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Gene Kelly: the dancer and the bookworm

Star's widow recounts their time together at the Pasadena Playhouse.

February 21, 2014|By Laura Tate
  • Patricia Ward Kelly, widow of actor and dancer Gene Kelly, at the Pasadena Playhouse in Pasadena on Thursday, Feb. 6, 2014. Kelly is planning a tribute to her late husband in, "Gene Kelly: The Legacy, An Evening with Patricia Ward Kelly," at the Pasadena Playhouse on March 1 and 2, 2014.
Patricia Ward Kelly, widow of actor and dancer Gene Kelly,… (Raul Roa / Staff…)

Ask a 20-something if they know who Gene Kelly was and most likely the response will be a blank stare. Start singing the lyrics to “Singing in the Rain,” and immediately his or her face will light up with recognition of one the most famous, eponymous American film musicals.

Gene Kelly’s choreography, dancing and singing are indelible in the American musical landscape —particularly in the films “An American in Paris” and “Singing in the Rain.” However, what many may not know is the breadth of Kelly’s work beyond his singing and dancing, as well as the iconic dancer’s talents and interests that lived outside the limelight of his film and theater career.

With the show “Gene Kelly: the Legacy, an Evening with Patricia Ward Kelly” (at the Pasadena Playhouse March 1 and 2), Gene Kelly’s widow, Patricia Ward Kelly, strives to introduce the man behind the scenes that few people knew.


“It’s a very warm, personal show,” film critic and historian Leonard Maltin said of “Gene Kelly: The Legacy” in a recent telephone interview. “Not just that you get to see great footage of Kelly at work — that in itself would be an entertaining evening — but Patricia shares her personal story: her relationship with Gene, how they met, what she learned that she didn’t know ... She really brings him to life in a very intimate 3D way that makes you appreciate his work that much more.”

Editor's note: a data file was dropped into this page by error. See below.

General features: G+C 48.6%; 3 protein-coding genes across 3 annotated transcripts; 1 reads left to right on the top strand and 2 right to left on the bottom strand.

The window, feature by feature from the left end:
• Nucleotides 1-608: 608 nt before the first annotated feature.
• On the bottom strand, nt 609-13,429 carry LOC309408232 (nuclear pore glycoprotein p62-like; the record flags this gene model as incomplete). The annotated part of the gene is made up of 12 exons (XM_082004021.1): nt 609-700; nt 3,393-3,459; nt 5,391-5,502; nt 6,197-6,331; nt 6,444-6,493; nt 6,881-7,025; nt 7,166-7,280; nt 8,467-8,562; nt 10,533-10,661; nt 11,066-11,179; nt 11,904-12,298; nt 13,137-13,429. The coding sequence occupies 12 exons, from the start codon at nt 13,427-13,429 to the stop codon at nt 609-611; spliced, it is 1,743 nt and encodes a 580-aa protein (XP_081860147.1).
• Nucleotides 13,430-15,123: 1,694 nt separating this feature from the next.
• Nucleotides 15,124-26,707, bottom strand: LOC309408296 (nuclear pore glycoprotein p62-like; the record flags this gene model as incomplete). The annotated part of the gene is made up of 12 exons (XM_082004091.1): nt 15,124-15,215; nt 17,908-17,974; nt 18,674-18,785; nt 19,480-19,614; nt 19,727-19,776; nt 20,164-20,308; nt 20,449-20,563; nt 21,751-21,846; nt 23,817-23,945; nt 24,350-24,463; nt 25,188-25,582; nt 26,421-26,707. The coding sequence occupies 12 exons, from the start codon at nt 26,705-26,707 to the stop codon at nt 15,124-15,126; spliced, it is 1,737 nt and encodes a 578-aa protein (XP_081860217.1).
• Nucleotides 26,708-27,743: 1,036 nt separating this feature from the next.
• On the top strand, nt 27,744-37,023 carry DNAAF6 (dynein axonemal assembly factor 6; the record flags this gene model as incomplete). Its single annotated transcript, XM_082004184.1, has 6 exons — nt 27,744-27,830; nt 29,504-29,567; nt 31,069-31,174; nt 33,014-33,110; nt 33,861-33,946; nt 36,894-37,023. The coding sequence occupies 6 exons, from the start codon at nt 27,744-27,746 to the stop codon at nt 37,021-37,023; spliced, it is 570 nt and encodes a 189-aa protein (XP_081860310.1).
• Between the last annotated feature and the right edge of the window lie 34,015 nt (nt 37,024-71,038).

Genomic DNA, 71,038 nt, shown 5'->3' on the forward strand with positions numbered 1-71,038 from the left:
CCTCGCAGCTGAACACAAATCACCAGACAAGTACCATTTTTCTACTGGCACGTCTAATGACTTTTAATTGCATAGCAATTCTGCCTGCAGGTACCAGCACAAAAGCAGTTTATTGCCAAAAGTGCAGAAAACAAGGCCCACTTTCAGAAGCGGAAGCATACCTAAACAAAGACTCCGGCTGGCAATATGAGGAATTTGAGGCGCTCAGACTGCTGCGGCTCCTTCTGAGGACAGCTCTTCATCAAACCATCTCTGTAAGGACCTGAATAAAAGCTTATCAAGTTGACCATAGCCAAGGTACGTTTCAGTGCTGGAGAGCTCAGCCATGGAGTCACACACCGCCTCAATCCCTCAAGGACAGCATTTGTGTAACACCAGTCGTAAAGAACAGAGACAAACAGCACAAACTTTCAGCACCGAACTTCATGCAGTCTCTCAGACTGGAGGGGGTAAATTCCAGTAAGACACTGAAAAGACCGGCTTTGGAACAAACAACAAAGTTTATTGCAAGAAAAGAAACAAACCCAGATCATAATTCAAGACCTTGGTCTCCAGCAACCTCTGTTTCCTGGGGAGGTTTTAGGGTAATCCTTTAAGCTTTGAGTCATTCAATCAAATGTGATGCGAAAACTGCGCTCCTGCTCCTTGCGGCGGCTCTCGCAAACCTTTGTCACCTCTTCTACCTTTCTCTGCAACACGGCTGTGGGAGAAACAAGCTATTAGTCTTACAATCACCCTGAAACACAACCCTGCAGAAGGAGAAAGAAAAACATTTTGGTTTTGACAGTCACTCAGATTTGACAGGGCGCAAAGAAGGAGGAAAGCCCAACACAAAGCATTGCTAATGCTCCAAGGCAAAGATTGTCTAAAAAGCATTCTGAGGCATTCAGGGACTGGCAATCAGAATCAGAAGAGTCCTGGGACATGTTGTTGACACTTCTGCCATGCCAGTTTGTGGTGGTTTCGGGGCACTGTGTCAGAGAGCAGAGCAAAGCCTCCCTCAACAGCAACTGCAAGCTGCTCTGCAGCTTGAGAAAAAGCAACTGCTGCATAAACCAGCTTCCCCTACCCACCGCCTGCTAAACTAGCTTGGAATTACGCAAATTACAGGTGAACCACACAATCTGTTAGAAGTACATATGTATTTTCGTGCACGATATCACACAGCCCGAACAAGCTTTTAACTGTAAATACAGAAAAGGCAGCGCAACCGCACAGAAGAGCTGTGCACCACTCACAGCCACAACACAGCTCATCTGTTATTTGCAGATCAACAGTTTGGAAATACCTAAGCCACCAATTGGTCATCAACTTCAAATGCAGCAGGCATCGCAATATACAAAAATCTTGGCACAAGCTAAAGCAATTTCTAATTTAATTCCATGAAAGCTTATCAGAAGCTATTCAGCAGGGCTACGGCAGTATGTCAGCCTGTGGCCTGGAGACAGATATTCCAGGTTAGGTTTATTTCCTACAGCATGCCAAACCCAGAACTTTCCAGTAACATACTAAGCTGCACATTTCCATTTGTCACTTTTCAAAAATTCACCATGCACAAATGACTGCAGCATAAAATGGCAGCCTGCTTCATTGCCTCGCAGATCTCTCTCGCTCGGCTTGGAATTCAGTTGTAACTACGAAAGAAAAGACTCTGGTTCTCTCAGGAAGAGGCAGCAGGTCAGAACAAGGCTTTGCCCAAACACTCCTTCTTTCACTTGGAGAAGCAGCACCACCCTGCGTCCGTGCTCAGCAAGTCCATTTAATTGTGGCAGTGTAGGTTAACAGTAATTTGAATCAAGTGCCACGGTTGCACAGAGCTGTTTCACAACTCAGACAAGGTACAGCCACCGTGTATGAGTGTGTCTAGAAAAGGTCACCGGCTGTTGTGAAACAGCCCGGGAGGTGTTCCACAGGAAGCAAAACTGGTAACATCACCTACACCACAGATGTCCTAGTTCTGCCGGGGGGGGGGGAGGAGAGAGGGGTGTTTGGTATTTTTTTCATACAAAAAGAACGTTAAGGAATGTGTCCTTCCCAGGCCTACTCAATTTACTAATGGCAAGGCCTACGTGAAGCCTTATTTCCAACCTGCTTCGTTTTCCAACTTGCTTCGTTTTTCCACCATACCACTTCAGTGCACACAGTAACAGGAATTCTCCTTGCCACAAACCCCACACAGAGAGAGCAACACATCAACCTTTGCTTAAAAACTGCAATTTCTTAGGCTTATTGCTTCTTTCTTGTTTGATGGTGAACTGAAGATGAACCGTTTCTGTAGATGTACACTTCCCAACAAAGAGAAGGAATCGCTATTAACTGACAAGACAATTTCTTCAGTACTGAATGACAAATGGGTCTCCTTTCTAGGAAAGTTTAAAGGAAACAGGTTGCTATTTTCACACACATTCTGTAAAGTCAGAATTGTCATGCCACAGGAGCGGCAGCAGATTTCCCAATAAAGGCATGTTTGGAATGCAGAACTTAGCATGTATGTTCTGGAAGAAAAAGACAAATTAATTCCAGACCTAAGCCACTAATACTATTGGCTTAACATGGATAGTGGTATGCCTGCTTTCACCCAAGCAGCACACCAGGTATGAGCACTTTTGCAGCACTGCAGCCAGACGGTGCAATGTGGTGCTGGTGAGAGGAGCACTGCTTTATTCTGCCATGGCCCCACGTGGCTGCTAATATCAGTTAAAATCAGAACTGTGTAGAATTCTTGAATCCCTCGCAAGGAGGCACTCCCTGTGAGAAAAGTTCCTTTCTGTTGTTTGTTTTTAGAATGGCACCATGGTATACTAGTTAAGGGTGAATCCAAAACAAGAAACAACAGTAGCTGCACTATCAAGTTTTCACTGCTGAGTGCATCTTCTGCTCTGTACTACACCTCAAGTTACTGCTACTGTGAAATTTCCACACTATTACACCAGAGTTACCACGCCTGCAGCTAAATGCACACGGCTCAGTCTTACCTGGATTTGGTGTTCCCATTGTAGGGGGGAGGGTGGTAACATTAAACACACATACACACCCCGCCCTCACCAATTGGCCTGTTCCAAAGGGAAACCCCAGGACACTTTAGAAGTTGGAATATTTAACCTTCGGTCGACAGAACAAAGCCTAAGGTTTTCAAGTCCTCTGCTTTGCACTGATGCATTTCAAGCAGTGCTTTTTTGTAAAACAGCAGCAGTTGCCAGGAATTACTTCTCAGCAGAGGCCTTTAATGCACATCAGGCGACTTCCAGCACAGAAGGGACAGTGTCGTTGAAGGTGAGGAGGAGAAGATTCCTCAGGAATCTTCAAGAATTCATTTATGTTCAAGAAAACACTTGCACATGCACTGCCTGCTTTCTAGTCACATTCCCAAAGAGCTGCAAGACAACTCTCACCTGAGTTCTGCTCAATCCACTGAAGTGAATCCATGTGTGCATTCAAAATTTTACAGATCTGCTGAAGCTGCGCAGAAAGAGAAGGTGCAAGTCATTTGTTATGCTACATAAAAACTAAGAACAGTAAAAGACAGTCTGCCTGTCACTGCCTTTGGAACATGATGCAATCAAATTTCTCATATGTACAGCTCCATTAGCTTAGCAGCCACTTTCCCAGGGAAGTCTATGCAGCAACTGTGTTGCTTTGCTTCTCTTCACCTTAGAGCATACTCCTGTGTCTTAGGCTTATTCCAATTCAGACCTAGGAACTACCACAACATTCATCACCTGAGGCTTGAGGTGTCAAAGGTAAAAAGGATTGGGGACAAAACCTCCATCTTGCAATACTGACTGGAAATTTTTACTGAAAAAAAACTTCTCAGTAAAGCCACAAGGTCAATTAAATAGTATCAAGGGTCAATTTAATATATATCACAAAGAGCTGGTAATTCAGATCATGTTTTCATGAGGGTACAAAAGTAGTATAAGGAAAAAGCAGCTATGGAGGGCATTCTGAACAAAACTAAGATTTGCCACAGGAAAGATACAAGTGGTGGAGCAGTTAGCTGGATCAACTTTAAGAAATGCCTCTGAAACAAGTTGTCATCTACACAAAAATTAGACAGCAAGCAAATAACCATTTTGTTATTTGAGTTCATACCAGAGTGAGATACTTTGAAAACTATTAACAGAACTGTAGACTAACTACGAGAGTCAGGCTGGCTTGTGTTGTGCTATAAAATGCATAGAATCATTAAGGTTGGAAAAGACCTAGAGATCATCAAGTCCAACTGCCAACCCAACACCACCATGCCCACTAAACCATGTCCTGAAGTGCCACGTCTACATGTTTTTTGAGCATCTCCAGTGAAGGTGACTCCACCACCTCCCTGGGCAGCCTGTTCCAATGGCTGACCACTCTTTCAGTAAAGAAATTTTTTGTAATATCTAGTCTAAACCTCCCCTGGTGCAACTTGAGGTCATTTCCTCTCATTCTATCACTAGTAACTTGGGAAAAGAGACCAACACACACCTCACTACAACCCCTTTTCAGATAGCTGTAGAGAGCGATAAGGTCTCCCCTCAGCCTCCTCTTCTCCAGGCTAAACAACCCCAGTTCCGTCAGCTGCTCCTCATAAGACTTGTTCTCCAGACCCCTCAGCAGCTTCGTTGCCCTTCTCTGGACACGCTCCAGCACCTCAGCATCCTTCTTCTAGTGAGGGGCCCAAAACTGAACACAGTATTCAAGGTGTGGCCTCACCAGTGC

After catapulting into stardom with the Rodgers and Hart theater musical “Pal Joey,” Gene Kelly came to Hollywood where his unique choreography and exuberant dance captured the imagination of the American film-going audience. Kelly choreographed many, if not most, of the dance sequences in the films and theater musicals he starred in, came to direct his own musicals that starred friends like Frank Sinatra, and was behind the lens of others, such as “Hello Dolly!” with Barbra Streisand.

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